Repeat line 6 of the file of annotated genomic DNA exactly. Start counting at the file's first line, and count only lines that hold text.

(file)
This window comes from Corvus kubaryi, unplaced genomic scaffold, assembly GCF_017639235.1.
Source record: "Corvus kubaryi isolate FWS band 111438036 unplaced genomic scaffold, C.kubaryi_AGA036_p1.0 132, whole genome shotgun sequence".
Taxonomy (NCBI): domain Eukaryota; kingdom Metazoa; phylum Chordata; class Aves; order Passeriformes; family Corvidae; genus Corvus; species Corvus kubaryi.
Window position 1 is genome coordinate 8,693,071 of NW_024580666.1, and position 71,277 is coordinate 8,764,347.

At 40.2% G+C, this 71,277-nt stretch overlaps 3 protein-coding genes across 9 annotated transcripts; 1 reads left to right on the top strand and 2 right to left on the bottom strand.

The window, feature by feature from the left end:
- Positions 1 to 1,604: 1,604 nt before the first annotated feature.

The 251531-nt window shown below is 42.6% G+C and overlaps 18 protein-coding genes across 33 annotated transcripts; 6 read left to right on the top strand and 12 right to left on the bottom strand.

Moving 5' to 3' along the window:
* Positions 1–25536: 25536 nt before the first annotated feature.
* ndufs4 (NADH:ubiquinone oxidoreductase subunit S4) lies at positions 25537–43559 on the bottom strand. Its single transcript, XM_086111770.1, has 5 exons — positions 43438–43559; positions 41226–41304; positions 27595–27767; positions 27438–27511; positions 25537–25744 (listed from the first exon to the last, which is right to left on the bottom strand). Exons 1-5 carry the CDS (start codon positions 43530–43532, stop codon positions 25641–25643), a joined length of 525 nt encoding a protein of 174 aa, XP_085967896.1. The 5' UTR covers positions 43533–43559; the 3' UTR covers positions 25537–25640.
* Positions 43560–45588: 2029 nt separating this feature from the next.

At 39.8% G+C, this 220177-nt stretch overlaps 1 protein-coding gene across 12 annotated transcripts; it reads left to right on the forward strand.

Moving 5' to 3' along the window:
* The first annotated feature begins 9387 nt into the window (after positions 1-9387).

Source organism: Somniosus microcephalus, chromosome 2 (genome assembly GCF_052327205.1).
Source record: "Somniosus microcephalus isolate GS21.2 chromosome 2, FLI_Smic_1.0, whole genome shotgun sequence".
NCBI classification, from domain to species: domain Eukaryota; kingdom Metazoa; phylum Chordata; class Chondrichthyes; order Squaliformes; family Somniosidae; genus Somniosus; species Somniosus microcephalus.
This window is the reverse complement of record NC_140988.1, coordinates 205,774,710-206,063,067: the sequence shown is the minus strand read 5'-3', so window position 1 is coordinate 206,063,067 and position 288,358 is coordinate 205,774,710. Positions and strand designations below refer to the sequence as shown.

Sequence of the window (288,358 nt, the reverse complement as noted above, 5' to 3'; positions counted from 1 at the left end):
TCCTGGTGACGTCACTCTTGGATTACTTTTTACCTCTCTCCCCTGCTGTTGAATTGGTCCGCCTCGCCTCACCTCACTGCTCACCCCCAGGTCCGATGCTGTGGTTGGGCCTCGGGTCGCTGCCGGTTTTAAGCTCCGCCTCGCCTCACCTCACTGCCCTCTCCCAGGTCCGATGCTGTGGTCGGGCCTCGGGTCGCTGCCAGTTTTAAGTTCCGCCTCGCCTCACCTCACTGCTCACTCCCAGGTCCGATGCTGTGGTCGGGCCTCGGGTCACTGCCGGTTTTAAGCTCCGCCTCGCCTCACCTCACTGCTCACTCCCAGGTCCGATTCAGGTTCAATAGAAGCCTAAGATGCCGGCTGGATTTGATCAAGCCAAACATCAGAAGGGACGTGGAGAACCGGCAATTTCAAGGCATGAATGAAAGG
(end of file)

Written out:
The window, feature by feature from the left end: